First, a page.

University of Illinois professor John Rogers has made another breakthrough in flexible medical electronics. His team has created an EEG system that sticks to the skin behind one’s ear to monitor brain activity. The miniature, lightweight, gold electrode device sticks to the skin without adhesive, and can be worn continuously for 2 weeks.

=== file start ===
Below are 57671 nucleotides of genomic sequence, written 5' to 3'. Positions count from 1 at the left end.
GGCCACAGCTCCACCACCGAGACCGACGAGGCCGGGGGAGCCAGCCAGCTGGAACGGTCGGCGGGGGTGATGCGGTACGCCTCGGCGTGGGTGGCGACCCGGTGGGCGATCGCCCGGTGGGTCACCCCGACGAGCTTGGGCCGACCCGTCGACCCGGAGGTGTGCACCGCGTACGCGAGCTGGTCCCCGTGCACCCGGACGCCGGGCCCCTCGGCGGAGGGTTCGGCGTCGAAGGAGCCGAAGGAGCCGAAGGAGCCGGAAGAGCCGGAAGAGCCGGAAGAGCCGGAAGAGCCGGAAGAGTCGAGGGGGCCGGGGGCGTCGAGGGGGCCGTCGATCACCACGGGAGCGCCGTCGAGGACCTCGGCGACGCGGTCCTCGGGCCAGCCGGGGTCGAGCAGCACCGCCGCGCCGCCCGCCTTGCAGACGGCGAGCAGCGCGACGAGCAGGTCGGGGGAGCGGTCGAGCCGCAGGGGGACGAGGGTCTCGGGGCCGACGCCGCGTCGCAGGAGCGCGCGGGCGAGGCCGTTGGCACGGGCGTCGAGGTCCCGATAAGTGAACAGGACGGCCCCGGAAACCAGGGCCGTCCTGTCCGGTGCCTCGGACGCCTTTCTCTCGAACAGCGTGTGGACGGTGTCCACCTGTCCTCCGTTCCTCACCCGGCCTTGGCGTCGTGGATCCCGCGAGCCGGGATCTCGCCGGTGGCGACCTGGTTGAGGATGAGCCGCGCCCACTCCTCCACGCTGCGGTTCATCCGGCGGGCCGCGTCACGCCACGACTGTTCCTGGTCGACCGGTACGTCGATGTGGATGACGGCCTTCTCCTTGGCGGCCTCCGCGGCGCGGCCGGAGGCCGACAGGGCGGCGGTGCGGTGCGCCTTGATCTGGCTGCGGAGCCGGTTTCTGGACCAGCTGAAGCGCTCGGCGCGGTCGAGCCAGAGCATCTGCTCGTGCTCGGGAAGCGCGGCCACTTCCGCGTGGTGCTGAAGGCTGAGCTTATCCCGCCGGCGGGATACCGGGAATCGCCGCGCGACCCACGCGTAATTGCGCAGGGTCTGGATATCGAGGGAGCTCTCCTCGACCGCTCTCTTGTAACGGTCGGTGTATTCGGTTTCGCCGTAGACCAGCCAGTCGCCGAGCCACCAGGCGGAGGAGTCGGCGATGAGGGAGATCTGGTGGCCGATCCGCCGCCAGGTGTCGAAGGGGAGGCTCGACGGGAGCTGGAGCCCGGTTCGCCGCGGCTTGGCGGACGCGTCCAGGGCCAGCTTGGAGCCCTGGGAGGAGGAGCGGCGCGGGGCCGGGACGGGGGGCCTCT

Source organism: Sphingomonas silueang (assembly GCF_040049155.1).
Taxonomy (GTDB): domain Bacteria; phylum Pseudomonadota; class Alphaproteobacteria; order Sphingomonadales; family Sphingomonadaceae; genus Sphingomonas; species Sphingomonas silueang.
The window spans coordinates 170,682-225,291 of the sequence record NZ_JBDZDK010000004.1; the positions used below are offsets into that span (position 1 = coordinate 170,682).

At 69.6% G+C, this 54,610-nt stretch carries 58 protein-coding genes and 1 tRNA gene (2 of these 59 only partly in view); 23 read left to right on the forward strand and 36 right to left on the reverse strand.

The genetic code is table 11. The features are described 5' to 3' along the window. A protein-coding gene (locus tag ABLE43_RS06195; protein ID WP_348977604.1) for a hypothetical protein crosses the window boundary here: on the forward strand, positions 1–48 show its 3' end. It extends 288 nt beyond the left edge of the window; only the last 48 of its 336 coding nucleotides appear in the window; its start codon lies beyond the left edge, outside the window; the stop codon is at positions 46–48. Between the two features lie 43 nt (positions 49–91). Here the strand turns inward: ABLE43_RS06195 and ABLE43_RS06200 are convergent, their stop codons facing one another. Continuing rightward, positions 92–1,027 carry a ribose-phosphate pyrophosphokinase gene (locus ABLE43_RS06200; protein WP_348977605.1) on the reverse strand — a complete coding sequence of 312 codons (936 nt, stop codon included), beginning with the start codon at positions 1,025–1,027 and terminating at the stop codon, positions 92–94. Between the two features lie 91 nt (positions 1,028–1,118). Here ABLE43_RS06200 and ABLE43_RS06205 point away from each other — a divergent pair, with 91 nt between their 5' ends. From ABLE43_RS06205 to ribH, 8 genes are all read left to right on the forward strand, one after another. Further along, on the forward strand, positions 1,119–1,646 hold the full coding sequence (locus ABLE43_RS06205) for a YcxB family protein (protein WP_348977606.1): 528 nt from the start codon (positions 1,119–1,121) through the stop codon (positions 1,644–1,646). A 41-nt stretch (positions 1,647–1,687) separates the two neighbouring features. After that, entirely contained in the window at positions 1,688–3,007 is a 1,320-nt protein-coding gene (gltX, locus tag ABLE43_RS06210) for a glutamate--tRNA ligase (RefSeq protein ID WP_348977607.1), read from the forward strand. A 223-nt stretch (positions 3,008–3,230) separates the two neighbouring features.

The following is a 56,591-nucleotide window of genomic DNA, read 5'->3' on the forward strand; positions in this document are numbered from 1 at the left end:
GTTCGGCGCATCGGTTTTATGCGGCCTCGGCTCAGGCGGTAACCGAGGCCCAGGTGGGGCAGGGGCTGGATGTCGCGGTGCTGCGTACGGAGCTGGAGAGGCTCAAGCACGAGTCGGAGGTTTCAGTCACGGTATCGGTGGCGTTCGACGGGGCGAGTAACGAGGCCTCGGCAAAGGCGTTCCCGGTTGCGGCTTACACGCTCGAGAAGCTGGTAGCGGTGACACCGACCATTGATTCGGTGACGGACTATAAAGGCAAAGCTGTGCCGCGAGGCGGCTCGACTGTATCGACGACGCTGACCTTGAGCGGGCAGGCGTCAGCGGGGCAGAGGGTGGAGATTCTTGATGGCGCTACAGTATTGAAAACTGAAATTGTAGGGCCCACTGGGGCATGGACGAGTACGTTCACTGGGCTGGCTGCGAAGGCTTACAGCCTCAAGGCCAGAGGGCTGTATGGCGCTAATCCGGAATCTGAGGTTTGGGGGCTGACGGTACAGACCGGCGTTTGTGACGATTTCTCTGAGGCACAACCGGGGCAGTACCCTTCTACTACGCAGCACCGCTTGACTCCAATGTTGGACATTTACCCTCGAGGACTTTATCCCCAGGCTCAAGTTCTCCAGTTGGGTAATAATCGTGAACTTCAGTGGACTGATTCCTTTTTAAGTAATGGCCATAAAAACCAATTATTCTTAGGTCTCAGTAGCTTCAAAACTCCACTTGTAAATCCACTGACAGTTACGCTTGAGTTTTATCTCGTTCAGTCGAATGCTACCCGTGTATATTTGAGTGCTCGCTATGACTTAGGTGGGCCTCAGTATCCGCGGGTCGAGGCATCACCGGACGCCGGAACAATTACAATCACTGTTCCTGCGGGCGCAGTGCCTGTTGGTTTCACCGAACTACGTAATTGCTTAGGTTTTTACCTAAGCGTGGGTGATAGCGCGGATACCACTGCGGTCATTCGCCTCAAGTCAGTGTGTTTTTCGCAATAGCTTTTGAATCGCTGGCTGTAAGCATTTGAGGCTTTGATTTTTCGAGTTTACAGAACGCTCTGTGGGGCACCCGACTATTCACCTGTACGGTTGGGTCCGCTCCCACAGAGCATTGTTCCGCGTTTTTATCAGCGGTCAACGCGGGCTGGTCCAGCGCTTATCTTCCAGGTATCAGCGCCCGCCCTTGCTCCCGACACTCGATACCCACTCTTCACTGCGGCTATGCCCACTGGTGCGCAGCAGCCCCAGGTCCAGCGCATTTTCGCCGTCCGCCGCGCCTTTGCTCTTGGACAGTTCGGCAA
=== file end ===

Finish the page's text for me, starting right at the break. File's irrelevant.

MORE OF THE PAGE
While not yet precise or fast enough to replace traditional EEG, study participants were able to spell the word “computer” on a screen using their brain’s electrical activity.
Rogers is now concentrating on refining the device for medical applications, and making it wireless. In a related Neuron paper, he describes advances in soft electronic interface technologies for neuroscience research.
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